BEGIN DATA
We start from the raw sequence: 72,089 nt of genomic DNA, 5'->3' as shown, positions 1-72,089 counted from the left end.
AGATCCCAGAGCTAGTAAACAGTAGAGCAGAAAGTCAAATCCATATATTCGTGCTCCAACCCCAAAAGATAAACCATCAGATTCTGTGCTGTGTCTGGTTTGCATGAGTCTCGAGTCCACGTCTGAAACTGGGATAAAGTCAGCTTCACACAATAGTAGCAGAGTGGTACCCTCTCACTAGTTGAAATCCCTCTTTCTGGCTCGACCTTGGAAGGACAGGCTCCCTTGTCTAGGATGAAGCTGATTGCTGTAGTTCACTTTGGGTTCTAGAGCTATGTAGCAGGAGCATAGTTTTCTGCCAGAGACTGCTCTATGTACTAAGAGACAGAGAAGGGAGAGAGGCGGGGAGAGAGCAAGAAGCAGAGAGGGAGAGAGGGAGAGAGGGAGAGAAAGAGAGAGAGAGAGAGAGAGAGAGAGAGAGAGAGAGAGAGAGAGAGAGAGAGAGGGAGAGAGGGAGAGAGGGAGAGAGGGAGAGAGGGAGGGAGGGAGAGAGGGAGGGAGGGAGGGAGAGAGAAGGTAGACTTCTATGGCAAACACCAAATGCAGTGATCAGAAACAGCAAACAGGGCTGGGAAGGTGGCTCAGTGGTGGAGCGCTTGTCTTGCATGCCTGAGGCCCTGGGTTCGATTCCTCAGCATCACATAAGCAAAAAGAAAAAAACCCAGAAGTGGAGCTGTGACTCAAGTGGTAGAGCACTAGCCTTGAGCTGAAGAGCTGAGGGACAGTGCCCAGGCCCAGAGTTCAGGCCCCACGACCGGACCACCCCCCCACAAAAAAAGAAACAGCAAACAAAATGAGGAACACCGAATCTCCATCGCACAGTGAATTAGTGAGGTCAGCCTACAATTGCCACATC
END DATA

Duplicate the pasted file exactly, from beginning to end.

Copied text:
We start from the raw sequence: 72,089 nt of genomic DNA, 5'->3' as shown, positions 1-72,089 counted from the left end.
AGATCCCAGAGCTAGTAAACAGTAGAGCAGAAAGTCAAATCCATATATTCGTGCTCCAACCCCAAAAGATAAACCATCAGATTCTGTGCTGTGTCTGGTTTGCATGAGTCTCGAGTCCACGTCTGAAACTGGGATAAAGTCAGCTTCACACAATAGTAGCAGAGTGGTACCCTCTCACTAGTTGAAATCCCTCTTTCTGGCTCGACCTTGGAAGGACAGGCTCCCTTGTCTAGGATGAAGCTGATTGCTGTAGTTCACTTTGGGTTCTAGAGCTATGTAGCAGGAGCATAGTTTTCTGCCAGAGACTGCTCTATGTACTAAGAGACAGAGAAGGGAGAGAGGCGGGGAGAGAGCAAGAAGCAGAGAGGGAGAGAGGGAGAGAGGGAGAGAAAGAGAGAGAGAGAGAGAGAGAGAGAGAGAGAGAGAGAGAGAGAGAGAGAGAGAGGGAGAGAGGGAGAGAGGGAGAGAGGGAGAGAGGGAGGGAGGGAGAGAGGGAGGGAGGGAGGGAGAGAGAAGGTAGACTTCTATGGCAAACACCAAATGCAGTGATCAGAAACAGCAAACAGGGCTGGGAAGGTGGCTCAGTGGTGGAGCGCTTGTCTTGCATGCCTGAGGCCCTGGGTTCGATTCCTCAGCATCACATAAGCAAAAAGAAAAAAACCCAGAAGTGGAGCTGTGACTCAAGTGGTAGAGCACTAGCCTTGAGCTGAAGAGCTGAGGGACAGTGCCCAGGCCCAGAGTTCAGGCCCCACGACCGGACCACCCCCCCACAAAAAAAGAAACAGCAAACAAAATGAGGAACACCGAATCTCCATCGCACAGTGAATTAGTGAGGTCAGCCTACAATTGCCACATC